By: Reece L. Hauf

Ask a student if he or she understands needs and training assessment, if he or she has ever heard of a SME (pronounced “smee”), or if he or she knows what ISPI stands for, and you will likely receive a look of confusion. However, if you ask a student to tell you about his or her favorite sports team and coach, you might be surprised by how much the student understands and has to say about the team and the coach–both good and bad.

What does this disconnect mean?
It means, somewhere between motivation models, personality analyses, intelligence types, and learning objectives, students are failing to see the connection between their career, their education, and the valuable field of performance improvement.

Why does this disconnect matter?
Because these young people are the performance consultants, instructional designers, coaches, counselors SMEs (subject matter experts), and ISPI members of the future; that is, only if they understand that performance improvement positions and societies exist, and how valuable THE Performance Improvement Conference can be in fostering interest in these areas.

THE Performance Improvement Conference is an annual event hosted by the International Society for Performance Improvement, and among its hundreds of attendees are a small segment of students. Although small, the student segment is the essential lifeblood the Society needs to stay current and alive for the future.

How is this true?
It is true because just as any business owner or manager knows, growth stagnates when fresh (young) talent fails to become involved in the business. With the breadth of fields in which performance improvement adds value being practically limitless, it is difficult to understand why more students are failing to find interest in ISPI.

Sit in on one of THE Performance Improvement Conference’s educational sessions, workshops, or seminars, and it becomes clearer that youth-attendees are hard to find. This lack of youth attendance is a surprise, to say the least. With student-friendly session topics ranging from social media and interaction to leadership skill development and career counseling, it is surprising that students are not in the majority.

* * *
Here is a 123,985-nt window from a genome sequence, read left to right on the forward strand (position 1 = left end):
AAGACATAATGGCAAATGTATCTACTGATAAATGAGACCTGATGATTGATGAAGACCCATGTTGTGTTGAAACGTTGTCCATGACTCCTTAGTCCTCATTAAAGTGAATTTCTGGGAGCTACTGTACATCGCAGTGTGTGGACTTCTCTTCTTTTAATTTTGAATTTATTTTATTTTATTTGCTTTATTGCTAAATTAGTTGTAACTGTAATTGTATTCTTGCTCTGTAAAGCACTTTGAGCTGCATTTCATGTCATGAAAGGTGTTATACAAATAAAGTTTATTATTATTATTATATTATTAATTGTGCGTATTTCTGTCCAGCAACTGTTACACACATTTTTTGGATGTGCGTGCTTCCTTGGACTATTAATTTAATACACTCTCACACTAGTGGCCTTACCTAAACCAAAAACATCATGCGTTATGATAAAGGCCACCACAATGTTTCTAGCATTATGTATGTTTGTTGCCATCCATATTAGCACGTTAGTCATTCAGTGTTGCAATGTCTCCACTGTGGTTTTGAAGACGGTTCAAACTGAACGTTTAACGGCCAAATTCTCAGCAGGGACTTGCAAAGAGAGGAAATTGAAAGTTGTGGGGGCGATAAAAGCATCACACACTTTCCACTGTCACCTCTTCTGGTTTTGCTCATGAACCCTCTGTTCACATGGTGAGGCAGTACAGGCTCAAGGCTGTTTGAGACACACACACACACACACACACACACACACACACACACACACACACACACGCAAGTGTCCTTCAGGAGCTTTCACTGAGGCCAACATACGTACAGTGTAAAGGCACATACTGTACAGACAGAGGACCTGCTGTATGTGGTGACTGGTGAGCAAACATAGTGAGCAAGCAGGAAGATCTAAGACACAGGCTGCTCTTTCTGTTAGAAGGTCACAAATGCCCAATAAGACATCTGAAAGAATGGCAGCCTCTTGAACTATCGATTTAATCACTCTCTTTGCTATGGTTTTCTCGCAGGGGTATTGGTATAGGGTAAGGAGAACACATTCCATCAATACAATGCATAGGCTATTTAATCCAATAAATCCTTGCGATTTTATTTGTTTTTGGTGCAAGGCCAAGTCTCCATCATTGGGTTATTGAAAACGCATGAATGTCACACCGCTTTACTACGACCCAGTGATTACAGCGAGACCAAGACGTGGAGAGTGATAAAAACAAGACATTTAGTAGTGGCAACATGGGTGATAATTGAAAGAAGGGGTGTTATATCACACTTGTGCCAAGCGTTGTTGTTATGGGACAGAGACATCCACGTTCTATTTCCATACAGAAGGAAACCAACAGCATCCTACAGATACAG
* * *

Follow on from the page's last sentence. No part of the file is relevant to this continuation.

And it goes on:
So what is keeping students from attending THE Performance Improvement Conference?
I believe it is exposure…exposure to the other “side of the coin.” Students who attend educational sessions, i.e., class, for any field are exposed to an instructor’s teaching style, yet they may never have a chance to hear the reason why the instructor decided on one method or the other. By the same token, employees who work in a field may never be exposed to the method used by performance professionals, thus they never see the value in the consultant’s position or the field as a whole.

With ISPI’s diverse group of members working, learning, teaching, coaching, and performing in so many different fields, it should be a priority to add another variable to the diversification equation: age. If the work done within the performance improvement, consulting, and instructional design fields is important enough that its members hold an event such as THE Performance Improvement Conference, it should also be just as much a priority that the new generation–the future performance improvement specialists, counselors, designers, and practitioners–see value in the conference.
This perceived value is needed so those next in line can not only carry on the current work of those in the field, but also help to spark interest in the field and provide the generations to come motivation to do the same.

Reece Hauf is from Minot, North Dakota, and is a senior marketing and instructional design undergraduate at the College of Business, California State University, Chico. He currently serves as the marketing director for, a function of the Center for the Advancement of Standards-Based Physical Education (CASPER); the president-elect of the Chico State Instructional Design & Technology Society; and a supported living service provider at Northern California Adaptive Living Center (NCALC).